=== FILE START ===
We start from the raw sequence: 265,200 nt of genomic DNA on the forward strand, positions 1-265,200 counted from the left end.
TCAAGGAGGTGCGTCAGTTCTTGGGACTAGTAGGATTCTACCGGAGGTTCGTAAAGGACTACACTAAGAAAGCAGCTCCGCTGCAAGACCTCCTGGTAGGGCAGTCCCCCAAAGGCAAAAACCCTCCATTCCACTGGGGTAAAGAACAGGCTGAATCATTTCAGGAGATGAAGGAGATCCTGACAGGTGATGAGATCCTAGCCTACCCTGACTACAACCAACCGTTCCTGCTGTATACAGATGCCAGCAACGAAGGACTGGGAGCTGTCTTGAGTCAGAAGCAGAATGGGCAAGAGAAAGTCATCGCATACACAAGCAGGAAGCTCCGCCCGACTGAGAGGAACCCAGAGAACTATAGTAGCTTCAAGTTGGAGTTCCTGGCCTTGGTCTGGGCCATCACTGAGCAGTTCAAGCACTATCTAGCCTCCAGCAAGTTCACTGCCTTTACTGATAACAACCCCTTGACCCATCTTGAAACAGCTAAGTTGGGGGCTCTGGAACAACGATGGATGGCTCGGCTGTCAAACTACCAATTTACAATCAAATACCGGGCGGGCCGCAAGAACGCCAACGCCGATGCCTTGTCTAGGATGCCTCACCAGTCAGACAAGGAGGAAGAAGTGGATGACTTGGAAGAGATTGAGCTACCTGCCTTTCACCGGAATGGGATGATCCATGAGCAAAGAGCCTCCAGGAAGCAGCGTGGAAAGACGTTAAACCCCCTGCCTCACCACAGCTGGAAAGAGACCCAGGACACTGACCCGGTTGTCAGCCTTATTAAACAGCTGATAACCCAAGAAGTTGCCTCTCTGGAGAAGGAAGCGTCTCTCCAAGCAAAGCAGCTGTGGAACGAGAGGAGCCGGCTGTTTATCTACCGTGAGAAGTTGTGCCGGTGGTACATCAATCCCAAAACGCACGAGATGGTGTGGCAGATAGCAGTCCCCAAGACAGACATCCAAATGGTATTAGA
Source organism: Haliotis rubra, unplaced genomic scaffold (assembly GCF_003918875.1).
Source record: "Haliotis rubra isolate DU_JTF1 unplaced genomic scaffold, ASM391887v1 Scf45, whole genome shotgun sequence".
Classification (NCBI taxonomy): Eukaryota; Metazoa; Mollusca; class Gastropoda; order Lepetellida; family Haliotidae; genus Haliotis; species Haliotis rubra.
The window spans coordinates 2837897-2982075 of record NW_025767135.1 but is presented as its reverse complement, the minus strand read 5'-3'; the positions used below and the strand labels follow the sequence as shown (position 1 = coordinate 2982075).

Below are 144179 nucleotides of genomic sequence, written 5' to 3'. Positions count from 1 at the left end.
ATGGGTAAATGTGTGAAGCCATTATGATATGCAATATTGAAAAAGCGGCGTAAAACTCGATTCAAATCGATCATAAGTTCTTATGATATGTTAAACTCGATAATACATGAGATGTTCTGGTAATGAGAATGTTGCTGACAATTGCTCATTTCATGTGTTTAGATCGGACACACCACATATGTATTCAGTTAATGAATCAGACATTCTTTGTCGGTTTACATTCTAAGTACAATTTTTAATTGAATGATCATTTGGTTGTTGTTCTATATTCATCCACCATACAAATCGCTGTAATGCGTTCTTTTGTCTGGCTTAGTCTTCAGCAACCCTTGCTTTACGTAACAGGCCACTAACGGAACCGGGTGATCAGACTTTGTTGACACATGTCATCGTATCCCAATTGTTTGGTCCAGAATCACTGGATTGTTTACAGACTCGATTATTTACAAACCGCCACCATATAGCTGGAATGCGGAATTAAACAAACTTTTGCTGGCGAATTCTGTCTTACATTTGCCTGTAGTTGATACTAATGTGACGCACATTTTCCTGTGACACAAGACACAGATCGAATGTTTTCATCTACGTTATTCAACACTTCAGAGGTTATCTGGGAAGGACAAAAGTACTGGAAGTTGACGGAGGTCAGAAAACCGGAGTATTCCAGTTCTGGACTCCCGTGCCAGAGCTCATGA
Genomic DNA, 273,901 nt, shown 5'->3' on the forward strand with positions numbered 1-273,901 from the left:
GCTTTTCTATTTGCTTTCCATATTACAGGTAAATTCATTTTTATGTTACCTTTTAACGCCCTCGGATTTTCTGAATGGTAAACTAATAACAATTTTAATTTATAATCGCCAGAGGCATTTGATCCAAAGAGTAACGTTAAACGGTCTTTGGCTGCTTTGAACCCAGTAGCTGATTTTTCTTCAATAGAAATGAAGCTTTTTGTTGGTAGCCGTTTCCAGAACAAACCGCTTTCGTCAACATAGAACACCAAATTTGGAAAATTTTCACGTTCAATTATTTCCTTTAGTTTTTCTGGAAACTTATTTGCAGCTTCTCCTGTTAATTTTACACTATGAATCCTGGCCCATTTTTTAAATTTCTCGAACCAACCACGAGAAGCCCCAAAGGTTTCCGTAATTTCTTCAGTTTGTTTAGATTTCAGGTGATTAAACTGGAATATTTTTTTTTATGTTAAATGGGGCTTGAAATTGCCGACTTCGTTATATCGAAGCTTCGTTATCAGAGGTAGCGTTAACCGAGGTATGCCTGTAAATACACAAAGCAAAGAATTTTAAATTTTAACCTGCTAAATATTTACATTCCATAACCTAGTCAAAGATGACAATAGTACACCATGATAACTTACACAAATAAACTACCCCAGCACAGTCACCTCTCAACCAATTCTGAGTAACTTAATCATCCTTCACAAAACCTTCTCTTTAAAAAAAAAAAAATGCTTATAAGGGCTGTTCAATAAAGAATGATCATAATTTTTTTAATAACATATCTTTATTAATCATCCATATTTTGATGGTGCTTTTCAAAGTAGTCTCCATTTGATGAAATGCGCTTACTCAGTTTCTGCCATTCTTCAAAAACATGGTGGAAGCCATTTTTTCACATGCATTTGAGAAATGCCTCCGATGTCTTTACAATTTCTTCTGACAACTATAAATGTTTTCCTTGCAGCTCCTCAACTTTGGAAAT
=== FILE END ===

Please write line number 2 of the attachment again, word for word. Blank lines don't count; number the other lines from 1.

TCAAGGAGGTGCGTCAGTTCTTGGGACTAGTAGGATTCTACCGGAGGTTCGTAAAGGACTACACTAAGAAAGCAGCTCCGCTGCAAGACCTCCTGGTAGGGCAGTCCCCCAAAGGCAAAAACCCTCCATTCCACTGGGGTAAAGAACAGGCTGAATCATTTCAGGAGATGAAGGAGATCCTGACAGGTGATGAGATCCTAGCCTACCCTGACTACAACCAACCGTTCCTGCTGTATACAGATGCCAGCAACGAAGGACTGGGAGCTGTCTTGAGTCAGAAGCAGAATGGGCAAGAGAAAGTCATCGCATACACAAGCAGGAAGCTCCGCCCGACTGAGAGGAACCCAGAGAACTATAGTAGCTTCAAGTTGGAGTTCCTGGCCTTGGTCTGGGCCATCACTGAGCAGTTCAAGCACTATCTAGCCTCCAGCAAGTTCACTGCCTTTACTGATAACAACCCCTTGACCCATCTTGAAACAGCTAAGTTGGGGGCTCTGGAACAACGATGGATGGCTCGGCTGTCAAACTACCAATTTACAATCAAATACCGGGCGGGCCGCAAGAACGCCAACGCCGATGCCTTGTCTAGGATGCCTCACCAGTCAGACAAGGAGGAAGAAGTGGATGACTTGGAAGAGATTGAGCTACCTGCCTTTCACCGGAATGGGATGATCCATGAGCAAAGAGCCTCCAGGAAGCAGCGTGGAAAGACGTTAAACCCCCTGCCTCACCACAGCTGGAAAGAGACCCAGGACACTGACCCGGTTGTCAGCCTTATTAAACAGCTGATAACCCAAGAAGTTGCCTCTCTGGAGAAGGAAGCGTCTCTCCAAGCAAAGCAGCTGTGGAACGAGAGGAGCCGGCTGTTTATCTACCGTGAGAAGTTGTGCCGGTGGTACATCAATCCCAAAACGCACGAGATGGTGTGGCAGATAGCAGTCCCCAAGACAGACATCCAAATGGTATTAGA